HARLINGEN – Do you dread going to the emergency room because you may have to wait several hours for anyone to see you?
If that’s your concern, you’re not alone, and the Harlingen Medical Center wants to shorten the wait time at its emergency room.
Yesterday morning, the hospital at 5501 S. Expressway 77, broke ground on the expansion of its ER. The crowd which had gathered for the occasion included Harlingen city commissioners, school teachers, and hospital staff.
“I think they’re opening up the ER because so many people use it,” said City Commissioner Victor Leal. “I think the expansion is great for the creation of more jobs.”
Brenda Ivory, president and CEO of the hospital, thanked everyone for coming. The expansion will more than double the size of the ER. The current facility covers 7,061 square feet and the expansion will add an additional 14,800 square feet. This will increase the size of the ER to 21,861 square feet.
“This will be a major expansion which will allow us to better meet the needs of our growing community,” Ivory said. “It will allow us to serve more people with the care our patients have come to expect from Harlingen Medical Center.”
The expansion will be completed in 22 months, she said. The work will cost between $9 million and $15 million. It will also allow for the expansion of several departments, including the cardiovascular center and the radiology and imaging department. The operating room will also have more space. These additional expansions will add up to an extra 12,000 square feet.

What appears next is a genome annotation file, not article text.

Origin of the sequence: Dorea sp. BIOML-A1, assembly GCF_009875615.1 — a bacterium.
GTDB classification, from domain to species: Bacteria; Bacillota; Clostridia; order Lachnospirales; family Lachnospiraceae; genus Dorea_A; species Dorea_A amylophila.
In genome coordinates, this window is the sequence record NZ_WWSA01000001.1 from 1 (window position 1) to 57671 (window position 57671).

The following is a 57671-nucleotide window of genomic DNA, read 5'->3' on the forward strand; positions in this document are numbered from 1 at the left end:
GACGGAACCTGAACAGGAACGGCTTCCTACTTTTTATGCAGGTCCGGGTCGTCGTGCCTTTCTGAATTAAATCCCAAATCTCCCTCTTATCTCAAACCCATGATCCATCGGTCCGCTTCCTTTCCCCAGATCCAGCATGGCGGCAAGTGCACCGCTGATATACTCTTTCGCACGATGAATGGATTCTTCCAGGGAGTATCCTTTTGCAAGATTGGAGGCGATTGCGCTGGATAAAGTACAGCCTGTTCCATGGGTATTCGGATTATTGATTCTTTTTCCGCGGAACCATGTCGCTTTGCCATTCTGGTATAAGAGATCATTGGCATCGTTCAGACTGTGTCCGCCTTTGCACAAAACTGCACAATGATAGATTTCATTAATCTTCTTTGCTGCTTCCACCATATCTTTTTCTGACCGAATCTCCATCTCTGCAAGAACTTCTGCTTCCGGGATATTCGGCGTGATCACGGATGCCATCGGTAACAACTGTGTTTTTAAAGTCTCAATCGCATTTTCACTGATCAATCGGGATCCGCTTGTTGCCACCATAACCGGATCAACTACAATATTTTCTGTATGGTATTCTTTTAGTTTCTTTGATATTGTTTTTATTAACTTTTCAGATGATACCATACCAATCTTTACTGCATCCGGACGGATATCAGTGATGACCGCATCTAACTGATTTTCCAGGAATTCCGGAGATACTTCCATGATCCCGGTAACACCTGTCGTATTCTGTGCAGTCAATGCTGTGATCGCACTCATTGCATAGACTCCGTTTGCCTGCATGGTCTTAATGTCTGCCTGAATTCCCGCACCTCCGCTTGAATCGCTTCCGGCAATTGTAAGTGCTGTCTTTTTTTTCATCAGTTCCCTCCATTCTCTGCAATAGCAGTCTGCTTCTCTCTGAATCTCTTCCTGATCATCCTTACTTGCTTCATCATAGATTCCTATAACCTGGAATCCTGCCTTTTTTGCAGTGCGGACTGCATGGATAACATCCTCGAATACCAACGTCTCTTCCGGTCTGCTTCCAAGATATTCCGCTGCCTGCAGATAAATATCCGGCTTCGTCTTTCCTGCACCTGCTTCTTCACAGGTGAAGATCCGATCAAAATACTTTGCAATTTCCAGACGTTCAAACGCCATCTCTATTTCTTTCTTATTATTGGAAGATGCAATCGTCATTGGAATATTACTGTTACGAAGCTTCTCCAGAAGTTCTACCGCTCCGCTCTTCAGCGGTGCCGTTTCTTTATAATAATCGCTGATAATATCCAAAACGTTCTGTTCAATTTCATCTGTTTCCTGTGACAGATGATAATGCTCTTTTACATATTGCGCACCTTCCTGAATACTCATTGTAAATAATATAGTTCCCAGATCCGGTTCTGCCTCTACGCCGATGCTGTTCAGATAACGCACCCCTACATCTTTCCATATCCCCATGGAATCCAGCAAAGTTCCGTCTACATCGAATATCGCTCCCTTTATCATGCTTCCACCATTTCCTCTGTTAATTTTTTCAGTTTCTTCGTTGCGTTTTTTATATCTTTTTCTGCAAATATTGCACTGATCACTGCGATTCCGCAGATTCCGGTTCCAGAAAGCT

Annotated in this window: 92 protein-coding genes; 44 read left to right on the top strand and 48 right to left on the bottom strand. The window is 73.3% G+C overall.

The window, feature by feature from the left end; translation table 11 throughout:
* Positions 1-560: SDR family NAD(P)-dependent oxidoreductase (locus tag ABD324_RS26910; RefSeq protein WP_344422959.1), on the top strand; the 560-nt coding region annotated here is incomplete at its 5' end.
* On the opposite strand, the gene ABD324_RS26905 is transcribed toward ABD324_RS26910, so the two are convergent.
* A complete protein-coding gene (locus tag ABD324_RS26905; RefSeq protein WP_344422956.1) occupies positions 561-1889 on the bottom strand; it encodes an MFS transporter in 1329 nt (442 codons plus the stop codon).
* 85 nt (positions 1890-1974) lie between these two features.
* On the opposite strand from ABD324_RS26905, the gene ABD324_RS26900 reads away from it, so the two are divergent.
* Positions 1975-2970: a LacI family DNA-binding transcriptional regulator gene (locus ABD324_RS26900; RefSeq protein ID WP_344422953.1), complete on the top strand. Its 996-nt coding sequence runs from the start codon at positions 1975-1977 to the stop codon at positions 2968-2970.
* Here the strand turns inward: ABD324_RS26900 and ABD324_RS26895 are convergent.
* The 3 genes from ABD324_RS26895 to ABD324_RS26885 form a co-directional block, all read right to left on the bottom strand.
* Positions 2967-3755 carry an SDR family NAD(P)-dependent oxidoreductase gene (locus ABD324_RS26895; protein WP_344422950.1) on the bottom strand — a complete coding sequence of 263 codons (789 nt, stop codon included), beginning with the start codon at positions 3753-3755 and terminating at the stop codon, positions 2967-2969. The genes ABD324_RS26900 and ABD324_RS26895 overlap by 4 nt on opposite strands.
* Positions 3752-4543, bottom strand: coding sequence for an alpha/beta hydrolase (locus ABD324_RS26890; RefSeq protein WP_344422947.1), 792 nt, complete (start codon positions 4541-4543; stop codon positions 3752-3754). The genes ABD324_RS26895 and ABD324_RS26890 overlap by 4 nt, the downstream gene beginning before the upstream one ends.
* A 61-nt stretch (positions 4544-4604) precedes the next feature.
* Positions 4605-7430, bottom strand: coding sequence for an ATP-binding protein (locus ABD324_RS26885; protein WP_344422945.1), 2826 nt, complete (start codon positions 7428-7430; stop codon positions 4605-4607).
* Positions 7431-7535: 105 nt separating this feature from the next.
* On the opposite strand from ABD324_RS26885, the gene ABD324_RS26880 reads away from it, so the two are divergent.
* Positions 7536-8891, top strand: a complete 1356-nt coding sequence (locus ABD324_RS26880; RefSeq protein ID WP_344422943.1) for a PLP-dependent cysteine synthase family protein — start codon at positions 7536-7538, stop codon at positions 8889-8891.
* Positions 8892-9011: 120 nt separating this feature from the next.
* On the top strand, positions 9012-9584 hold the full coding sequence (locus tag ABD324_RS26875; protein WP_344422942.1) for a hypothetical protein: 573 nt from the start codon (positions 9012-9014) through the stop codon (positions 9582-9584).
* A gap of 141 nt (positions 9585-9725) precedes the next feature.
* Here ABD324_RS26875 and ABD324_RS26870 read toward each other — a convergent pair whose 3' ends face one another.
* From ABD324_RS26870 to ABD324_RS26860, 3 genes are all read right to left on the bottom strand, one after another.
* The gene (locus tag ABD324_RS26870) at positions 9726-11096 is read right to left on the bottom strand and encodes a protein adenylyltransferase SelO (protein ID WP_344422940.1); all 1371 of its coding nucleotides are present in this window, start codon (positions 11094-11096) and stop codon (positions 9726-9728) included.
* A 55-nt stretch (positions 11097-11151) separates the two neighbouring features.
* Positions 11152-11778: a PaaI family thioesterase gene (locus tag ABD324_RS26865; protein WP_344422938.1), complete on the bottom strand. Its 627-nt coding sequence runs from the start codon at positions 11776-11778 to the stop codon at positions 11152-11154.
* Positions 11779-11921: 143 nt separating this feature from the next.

The hospital is one of the city’s largest employers, said Mayor Chris Boswell.
“HMC is one of our greatest corporate citizens,” he said. “It’s one of our strongest supporters of charitable causes. This expansion will be of great economic benefit to our community with high-paying jobs.”
HMC has a special place in the heart of State Rep. Eddie Lucio III.
“My daughter was born here,” he said. “Quality care is a blessing for all of us. I want my daughter to be whatever she wants to be.”
The first reason people gave for the expansion was overcrowding, a chronic problem at ERs across the country. Harlingen is no different, as City Commissioner Ruben De La Rosa learned Friday night. His wife had been injured in some sort of accident and he brought her to the ER. People awaiting treatment were lined up on the floor and the hallways.
Dr. Michael Mohun, medical director and trauma director of the ER, said overcrowding has been a persistent problem in providing everyone with adequate care.
“It’s a huge frustration,” he said. “Many people use it as a clinic. It’s important that everybody has access to health care.”
People come to the ER for many reasons. Some may be brought in for head injuries suffered in a traffic accident. Others may seek treatment for a broken finger because no other medical care is available.
“Many people don’t have access to health care,” Mohun said. “They don’t have insurance or they may be illegal.”
Soon, with the additional space, HMC’s emergency room will staff enough nurses so they can attend to anyone seeking help.
They may have internal injuries from a car accident.
They may be suffering a heart attack. Or perhaps one of our recent immigrants, lacking documentation, may find a place to bring her baby – all hopefully without a wait.